I will go ahead and close here — but with one last thought. Those committed to the values of open access should also think (as Fyfe does about error correction): what (if anything) is lost in open access digital scholarship? Without thinking about what may be at stake, we may over-idealize the digital. I don’t know the answers to those questions. But perhaps as I explore examples of these open access projects in the humanities (I’m mostly talking about peer reviewed journals here), I may come closer to answers.

  6. In nearly every instance of the copyright debate, I can be found sitting near Lawrence Lessig on the far left side of the room. While my copyleft attitude extends to the entertainment side of things (because, let’s face it, grad students don’t get paid enough to afford a lot of fun things), I am still capable of seeing why most artists don’t just want to give their work away for free. What I don’t see, however, is why scholars would want to keep their work under wraps. While I can, in some ways, understand the argument that OA can lead to a decrease in opportunities for jobs/publishing/etc. and a decrease in a scholar’s ability to make a living, it’s not like there aren’t a lot of roads in academia that lead to champagne wishes and caviar dreams (except maybe the one that Henry Jenkins has taken…). As Fitzpatrick points out, most of our work exists on “long tail,” which only certain people may be interested in, and even less people are willing to pay for. It seems like getting our work out to a wider audience, getting cited in other people’s work, and advancing the knowledge in your field would ultimately be more beneficial than holding out for a royalty check from a university press.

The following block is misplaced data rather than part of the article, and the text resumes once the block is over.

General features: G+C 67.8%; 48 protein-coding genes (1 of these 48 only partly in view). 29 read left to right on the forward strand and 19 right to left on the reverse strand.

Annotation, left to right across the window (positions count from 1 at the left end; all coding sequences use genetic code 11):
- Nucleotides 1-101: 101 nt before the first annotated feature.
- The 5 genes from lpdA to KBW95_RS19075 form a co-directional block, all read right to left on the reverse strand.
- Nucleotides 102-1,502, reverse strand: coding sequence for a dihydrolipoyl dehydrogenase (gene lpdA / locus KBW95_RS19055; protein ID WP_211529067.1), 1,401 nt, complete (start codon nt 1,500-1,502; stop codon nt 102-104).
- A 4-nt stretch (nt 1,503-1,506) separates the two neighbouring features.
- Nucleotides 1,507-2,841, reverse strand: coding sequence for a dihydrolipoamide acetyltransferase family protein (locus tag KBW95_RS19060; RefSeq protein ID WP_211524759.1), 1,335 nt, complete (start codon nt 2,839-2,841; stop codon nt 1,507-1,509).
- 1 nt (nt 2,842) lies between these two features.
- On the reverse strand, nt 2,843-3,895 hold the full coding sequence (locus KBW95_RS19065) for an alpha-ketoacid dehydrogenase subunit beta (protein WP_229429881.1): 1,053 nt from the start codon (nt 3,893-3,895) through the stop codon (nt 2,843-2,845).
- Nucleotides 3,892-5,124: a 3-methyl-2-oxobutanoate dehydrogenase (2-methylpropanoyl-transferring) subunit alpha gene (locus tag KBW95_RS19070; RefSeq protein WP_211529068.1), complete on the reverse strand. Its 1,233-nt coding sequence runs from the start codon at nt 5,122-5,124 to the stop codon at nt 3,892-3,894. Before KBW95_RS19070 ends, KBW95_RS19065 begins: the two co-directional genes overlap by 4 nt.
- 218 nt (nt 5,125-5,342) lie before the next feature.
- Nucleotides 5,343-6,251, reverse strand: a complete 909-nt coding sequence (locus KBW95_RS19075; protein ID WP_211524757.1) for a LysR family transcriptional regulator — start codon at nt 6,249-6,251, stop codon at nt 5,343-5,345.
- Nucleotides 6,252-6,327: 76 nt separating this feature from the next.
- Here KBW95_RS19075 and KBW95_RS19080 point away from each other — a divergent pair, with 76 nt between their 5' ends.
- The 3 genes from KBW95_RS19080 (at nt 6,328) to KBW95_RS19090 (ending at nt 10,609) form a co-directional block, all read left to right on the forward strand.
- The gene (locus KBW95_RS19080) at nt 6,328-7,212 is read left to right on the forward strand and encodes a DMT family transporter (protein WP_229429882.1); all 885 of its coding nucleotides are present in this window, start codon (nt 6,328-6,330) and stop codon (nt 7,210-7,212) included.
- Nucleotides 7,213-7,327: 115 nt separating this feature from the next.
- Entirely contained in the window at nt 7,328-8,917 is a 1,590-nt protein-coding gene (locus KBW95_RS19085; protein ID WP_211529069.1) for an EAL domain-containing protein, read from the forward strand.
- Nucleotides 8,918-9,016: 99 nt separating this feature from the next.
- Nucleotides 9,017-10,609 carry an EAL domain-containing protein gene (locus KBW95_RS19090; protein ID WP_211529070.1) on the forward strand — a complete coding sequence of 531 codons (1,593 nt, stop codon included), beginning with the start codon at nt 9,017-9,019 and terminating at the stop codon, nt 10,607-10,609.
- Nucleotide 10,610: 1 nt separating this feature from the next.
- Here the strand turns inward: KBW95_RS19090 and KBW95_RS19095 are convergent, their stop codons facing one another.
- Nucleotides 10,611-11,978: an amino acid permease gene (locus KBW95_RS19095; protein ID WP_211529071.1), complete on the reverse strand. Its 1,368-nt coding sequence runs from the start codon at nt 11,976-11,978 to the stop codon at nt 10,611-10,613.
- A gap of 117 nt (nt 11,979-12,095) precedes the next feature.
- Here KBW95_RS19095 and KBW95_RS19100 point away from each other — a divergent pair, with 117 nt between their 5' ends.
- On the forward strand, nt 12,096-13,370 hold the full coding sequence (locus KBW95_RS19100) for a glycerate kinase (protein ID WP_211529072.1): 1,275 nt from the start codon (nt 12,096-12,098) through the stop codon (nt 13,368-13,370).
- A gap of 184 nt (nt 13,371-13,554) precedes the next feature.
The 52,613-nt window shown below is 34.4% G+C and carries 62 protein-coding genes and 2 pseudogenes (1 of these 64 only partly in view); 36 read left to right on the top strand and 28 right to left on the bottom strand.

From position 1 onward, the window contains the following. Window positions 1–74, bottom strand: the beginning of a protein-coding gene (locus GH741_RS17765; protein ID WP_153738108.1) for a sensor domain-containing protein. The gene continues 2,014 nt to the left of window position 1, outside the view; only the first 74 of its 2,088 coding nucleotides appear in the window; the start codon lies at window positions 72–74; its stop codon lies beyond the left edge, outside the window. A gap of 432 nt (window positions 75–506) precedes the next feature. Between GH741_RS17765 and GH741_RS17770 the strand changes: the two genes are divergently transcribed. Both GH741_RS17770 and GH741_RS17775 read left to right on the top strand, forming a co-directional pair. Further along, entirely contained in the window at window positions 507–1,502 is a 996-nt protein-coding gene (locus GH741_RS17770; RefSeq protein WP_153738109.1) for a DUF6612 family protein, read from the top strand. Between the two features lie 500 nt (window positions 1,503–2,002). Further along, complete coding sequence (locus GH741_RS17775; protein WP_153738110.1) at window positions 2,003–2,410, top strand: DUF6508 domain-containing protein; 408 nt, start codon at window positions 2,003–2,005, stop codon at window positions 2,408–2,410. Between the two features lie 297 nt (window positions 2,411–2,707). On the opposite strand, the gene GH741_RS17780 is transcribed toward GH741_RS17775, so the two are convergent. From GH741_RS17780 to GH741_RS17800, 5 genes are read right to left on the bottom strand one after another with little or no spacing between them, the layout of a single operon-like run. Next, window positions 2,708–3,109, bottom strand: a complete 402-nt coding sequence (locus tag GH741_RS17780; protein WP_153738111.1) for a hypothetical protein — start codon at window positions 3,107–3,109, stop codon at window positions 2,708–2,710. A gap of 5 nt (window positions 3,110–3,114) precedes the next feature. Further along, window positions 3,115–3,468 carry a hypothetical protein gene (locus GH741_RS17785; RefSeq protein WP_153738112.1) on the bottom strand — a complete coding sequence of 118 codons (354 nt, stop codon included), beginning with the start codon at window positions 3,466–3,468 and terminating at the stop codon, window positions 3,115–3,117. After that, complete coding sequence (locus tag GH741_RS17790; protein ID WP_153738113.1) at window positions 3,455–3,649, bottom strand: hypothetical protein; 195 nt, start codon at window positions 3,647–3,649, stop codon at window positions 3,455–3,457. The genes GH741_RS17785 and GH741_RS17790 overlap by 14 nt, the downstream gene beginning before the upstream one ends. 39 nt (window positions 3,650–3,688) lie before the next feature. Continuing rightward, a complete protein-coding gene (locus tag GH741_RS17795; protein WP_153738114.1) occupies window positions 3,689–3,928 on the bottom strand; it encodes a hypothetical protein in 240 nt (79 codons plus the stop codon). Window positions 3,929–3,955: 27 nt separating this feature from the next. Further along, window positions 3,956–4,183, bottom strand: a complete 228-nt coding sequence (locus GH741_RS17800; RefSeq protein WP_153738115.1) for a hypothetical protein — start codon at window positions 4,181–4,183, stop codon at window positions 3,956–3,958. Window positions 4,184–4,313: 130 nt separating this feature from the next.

I think a more convincing argument against OA is the one that Fyfe and Cohen point out in their articles, that there is a certain rigor that is expected by readers in an academic text, and this rigor (in the form of copyediting, fact checking, etc.) does in fact cost money. In an age where we have the opportunity to circumvent the traditional avenues of publishing, which have these roadblocks—or speedbumps—built into the process, we could end up harming/losing the ethos that these processes imbue. Even in the face of this, I think it’s not worth discounting OA entirely because of these issues. Especially because, as Fitzpatrick and Fyfe both point out, these tasks can be crowdsourced through things like open review and distributed corrections. We’re also no longer bound to the finality of printing a book; instead, we can merely amend the digital version of our text and it’s as if the error never existed.